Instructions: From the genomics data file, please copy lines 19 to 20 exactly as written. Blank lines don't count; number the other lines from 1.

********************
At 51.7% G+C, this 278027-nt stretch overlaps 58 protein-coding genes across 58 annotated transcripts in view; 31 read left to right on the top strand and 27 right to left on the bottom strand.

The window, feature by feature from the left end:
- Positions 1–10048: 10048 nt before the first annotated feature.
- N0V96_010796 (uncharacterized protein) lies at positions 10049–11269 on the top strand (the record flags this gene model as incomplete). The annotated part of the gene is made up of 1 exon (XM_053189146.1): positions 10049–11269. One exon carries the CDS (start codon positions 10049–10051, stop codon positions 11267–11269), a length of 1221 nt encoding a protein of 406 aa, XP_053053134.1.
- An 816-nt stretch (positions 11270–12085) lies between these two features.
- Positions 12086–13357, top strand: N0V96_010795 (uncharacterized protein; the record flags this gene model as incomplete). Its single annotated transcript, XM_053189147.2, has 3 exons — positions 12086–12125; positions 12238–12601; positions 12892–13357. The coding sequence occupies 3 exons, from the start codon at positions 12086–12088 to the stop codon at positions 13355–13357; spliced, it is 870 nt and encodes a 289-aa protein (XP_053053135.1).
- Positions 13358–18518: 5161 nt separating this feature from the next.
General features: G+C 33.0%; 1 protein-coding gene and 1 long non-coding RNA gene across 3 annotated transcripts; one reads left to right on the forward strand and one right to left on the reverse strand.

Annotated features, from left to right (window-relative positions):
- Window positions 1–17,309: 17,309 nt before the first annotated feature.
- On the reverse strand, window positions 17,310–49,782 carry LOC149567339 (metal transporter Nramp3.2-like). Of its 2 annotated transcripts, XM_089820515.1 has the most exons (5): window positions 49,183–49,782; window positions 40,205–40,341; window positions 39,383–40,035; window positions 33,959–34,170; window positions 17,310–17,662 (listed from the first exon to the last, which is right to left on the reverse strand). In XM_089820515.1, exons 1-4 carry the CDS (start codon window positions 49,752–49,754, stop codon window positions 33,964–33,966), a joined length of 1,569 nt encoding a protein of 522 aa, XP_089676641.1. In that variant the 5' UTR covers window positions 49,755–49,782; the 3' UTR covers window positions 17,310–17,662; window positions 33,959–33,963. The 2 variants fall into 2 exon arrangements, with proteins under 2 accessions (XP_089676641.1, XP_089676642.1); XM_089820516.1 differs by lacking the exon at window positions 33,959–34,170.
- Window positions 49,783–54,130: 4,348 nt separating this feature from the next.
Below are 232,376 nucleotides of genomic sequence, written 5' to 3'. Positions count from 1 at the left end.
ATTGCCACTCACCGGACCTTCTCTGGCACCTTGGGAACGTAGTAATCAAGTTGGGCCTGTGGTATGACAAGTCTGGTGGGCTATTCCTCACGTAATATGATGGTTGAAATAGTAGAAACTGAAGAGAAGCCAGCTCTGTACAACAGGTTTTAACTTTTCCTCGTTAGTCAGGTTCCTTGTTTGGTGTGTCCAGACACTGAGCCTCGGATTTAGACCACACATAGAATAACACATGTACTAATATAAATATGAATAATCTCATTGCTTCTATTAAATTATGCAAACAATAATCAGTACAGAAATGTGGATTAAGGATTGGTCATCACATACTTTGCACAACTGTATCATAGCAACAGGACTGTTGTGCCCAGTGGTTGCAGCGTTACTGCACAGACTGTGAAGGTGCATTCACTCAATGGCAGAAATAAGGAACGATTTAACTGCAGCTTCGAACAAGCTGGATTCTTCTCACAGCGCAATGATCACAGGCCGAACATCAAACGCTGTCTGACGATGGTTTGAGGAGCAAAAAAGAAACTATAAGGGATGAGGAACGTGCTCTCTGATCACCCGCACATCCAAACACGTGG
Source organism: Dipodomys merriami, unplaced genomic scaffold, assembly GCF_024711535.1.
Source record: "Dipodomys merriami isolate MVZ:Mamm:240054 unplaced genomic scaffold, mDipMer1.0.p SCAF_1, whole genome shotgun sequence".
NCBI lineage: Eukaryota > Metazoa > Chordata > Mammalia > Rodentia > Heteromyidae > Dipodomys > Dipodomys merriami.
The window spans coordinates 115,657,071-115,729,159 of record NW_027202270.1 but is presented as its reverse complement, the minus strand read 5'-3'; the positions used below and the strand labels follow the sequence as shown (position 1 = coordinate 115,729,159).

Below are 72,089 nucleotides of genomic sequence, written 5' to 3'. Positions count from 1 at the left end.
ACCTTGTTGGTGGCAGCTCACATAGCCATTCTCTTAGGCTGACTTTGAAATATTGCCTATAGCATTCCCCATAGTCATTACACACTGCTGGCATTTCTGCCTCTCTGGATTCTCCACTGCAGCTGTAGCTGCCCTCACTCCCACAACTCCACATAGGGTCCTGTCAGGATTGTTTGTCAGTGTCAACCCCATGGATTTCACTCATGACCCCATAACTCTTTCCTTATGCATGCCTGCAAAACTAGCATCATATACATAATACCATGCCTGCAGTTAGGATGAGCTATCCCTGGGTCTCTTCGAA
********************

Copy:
Below are 72,089 nucleotides of genomic sequence, written 5' to 3'. Positions count from 1 at the left end.
ACCTTGTTGGTGGCAGCTCACATAGCCATTCTCTTAGGCTGACTTTGAAATATTGCCTATAGCATTCCCCATAGTCATTACACACTGCTGGCATTTCTGCCTCTCTGGATTCTCCACTGCAGCTGTAGCTGCCCTCACTCCCACAACTCCACATAGGGTCCTGTCAGGATTGTTTGTCAGTGTCAACCCCATGGATTTCACTCATGACCCCATAACTCTTTCCTTATGCATGCCTGCAAAACTAGCATCATATACATAATACCATGCCTGCAGTTAGGATGAGCTATCCCTGGGTCTCTTCGAA